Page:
Mediterranean Style Diet and Specific Carbohydrate Diet™ Can Improve Symptoms of Patients with Crohn’s Disease
Published: May 28, 2021
New York, NY – For Crohn’s disease patients with mild-to-moderate symptoms, a Mediterranean style diet and the Specific Carbohydrate Diet™ appear to improve symptoms and quality of life, according to a new study published in Gastroenterology and funded by the Crohn’s & Colitis Foundation and the Patient-Centered Outcomes Research Institute (PCORI). Led by James Lewis, MD, MSCE, from the Perelman School of Medicine at the University of Pennsylvania, the Diet to INducE Remission in Crohn’s Disease (DINE-CD) study also found that both diets can be used to reduce fatigue, pain, sleep disturbance, and social isolation. This study is the first large-scale, randomized trial in the U.S. showing that diet can significantly benefit adult patients with inflammatory bowel disease (IBD).
Researchers compared the effectiveness of a Mediterranean style diet to the Specific Carbohydrate Diet™ in nearly 200 Crohn’s disease patients with mild-to-moderate symptoms on stable doses of medications. With both diets, nearly half of the patients experienced resolution of their symptoms. After six weeks, 43.5% of patients following a Mediterranean style diet and 46.5% of patients following the Specific Carbohydrate Diet™ achieved symptomatic remission.
While the Specific Carbohydrate Diet™ has typically been popular among IBD patients, public health experts often recommend a Mediterranean style diet because it has a variety of other health benefits. Researchers from the DINE-CD study also note that it is easier to follow than Specific Carbohydrate Diet™. The diets involve:
- The Mediterranean style diet is characterized by a high intake of fruits, vegetables, nuts, fish, seafood, whole grains, and olive oil, and a low intake of red and processed meats as well as sweets.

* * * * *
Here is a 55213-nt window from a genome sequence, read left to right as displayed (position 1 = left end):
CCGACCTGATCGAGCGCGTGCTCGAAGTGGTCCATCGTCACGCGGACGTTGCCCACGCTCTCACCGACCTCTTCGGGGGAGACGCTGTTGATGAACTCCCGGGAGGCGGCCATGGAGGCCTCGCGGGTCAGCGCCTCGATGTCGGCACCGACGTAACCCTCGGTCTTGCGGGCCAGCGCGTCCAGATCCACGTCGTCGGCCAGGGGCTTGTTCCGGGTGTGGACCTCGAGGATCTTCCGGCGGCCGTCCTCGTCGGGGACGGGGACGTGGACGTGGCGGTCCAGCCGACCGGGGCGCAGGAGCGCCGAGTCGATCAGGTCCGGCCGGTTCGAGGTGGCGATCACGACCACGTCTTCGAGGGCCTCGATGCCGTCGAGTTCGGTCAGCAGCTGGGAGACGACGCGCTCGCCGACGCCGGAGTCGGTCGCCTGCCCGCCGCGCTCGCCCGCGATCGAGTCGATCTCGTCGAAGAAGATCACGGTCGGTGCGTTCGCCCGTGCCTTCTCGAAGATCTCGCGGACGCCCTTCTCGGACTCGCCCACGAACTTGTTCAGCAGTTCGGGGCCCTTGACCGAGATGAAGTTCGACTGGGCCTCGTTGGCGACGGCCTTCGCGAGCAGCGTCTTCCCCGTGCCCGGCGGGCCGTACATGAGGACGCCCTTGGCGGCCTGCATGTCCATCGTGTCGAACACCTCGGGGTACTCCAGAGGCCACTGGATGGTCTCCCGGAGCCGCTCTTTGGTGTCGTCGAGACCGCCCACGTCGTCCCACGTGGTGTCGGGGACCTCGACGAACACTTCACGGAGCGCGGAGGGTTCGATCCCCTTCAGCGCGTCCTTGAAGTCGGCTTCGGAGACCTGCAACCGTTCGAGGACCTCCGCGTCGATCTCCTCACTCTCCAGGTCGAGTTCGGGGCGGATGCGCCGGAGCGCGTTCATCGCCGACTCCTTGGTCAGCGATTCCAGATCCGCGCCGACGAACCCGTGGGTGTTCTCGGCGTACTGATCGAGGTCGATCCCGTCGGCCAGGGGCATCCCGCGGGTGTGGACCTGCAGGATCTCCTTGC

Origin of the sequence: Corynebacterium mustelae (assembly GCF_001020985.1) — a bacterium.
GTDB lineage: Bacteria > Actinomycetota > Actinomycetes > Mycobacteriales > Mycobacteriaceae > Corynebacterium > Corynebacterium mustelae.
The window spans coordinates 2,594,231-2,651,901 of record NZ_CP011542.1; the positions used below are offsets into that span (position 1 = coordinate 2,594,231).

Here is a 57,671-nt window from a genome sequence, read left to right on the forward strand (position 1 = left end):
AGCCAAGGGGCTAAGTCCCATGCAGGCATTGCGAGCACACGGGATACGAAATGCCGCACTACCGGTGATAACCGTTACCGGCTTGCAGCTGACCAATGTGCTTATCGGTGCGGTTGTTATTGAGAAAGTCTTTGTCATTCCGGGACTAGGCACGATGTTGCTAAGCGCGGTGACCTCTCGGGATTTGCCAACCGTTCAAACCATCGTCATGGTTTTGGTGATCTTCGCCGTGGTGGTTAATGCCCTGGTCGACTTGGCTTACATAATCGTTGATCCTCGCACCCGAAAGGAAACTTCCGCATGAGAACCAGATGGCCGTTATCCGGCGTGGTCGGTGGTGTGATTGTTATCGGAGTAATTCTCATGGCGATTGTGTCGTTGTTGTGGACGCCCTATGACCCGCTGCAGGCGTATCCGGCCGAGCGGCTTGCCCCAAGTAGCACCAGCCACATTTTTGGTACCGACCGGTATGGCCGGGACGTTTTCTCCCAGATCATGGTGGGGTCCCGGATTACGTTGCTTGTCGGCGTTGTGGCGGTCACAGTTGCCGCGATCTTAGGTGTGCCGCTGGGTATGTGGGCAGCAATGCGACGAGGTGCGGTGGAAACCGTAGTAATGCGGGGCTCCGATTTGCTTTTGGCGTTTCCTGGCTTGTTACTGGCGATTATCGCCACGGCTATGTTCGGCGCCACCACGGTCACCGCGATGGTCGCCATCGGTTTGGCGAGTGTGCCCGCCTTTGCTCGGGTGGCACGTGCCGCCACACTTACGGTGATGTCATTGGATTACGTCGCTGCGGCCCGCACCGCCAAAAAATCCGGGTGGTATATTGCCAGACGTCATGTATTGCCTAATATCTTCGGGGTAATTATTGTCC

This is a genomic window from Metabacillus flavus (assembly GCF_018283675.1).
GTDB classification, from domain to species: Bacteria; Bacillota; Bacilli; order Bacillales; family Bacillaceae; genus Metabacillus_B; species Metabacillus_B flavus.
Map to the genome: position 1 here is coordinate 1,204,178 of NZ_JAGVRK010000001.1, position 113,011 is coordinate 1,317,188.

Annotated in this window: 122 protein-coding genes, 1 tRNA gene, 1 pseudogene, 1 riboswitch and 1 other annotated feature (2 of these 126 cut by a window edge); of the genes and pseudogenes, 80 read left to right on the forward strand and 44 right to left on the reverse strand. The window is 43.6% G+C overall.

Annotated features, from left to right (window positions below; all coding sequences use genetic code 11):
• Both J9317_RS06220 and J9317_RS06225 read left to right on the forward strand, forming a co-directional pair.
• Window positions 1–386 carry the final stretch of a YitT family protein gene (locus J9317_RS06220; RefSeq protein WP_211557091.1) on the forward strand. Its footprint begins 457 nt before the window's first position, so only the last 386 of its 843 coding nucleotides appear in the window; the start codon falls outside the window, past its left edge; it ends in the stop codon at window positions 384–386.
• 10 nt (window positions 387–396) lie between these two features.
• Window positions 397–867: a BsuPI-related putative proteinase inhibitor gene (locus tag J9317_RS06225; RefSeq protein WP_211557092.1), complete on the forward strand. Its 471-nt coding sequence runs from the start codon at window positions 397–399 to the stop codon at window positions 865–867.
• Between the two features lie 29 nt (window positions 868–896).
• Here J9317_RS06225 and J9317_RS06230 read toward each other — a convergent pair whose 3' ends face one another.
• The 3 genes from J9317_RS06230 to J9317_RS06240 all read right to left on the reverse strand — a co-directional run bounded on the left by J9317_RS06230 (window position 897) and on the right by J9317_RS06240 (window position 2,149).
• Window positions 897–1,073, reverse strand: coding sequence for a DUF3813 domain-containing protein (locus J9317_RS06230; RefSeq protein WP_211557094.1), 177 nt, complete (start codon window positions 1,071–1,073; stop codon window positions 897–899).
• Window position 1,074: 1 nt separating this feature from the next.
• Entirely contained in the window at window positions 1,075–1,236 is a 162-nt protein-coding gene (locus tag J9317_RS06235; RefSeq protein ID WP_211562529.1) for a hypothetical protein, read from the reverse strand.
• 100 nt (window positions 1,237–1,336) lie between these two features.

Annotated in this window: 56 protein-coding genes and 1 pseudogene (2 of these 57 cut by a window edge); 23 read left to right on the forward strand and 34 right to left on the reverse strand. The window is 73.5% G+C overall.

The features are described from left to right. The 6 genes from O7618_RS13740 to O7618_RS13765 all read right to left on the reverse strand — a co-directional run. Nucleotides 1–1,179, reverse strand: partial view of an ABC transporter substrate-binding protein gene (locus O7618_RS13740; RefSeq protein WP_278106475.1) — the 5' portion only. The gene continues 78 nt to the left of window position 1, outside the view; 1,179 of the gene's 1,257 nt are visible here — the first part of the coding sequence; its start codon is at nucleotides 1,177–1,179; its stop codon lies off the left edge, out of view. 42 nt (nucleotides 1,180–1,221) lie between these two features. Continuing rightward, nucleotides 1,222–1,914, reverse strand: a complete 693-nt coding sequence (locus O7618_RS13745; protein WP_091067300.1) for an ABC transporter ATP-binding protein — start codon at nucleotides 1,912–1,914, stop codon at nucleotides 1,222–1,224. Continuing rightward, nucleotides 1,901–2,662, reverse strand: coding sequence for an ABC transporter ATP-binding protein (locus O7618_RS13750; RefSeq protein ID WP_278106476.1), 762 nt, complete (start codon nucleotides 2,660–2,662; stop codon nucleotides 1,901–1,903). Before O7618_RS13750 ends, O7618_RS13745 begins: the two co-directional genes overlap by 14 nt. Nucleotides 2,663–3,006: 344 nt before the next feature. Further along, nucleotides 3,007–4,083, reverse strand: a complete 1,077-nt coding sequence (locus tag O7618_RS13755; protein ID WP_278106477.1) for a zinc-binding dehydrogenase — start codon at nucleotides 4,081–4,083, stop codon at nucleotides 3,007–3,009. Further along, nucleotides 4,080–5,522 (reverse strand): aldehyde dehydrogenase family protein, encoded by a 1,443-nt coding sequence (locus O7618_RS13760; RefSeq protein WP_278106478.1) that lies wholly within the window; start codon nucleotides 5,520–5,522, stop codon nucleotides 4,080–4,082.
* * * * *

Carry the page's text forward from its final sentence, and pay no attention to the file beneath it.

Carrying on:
- The Specific Carbohydrate Diet™ is characterized by a high intake of unprocessed meats, poultry, fish, and most fruits and vegetables with restrictions on grains, dairy, and sweeteners, apart from some cheeses, yogurt, and honey.
“The goal of this study was to produce actionable recommendations for Crohn’s disease patients looking for answers about what to eat to feel better,” said Dr. James Lewis, MD, MSCE, a professor of Medicine and Epidemiology in Biostatistics and Epidemiology at the Perelman School of Medicine at the University of Pennsylvania and a principal investigator of DINE-CD. “We already knew a Mediterranean style diet was beneficial across several disease states; now, Crohn’s disease patients are equipped to incorporate the diet into their life as well. For patients who prefer the more structured Specific Carbohydrate Diet™, it too appears to be a reasonable option. This research opens the door to more tailored dietary recommendations and additional research into how best to leverage diet to improve the quality of life for patients with Crohn’s disease.”
IBD patients have intuited that their diet plays a role in managing their disease, but very few clinical trials have confirmed the connection between disease and diet. Patients like Jessica Burris and Andrea Meyer, who proposed the idea behind DINE-CD, are often left to figure out which foods trigger their symptoms through trial and error. Through the Crohn’s & Colitis Foundation’s patient-powered research network, IBD Partners, patients worked closely with researchers every step of the way, not only helping to construct the study idea but also sitting on the research team.
“The DINE-CD findings are a major step forward in addressing a pressing patient need and answering a question that medical providers hear all the time: ‘what should I eat?’” said Michael Osso, President & CEO of the Crohn’s & Colitis Foundation. “This is only the beginning of many more discoveries about how diet and nutrition can play a role in improving quality of life for IBD patients. From this broad dietary guidance to our Precision Nutrition initiative, the Foundation is committed to delivering every possible solution to treat and manage Crohn’s disease and ulcerative colitis using every tool at our disposal.”
Additional funding for the DINE-CD study was provided by the Flora L. Thornton Foundation and from Dr. Lewis’ 2016 Sherman Prize.
Click here to read the full study in Gastroenterology.
Crohn's & Colitis Foundation
The Crohn's & Colitis Foundation is a non-profit, volunteer-fueled organization dedicated to finding the cures for Crohn's disease and ulcerative colitis, and to improving the quality of life of children and adults affected by these diseases. It was founded in 1967 by Irwin M. and Suzanne Rosenthal, William D. and Shelby Modell, and Henry D. Janowitz, M.D.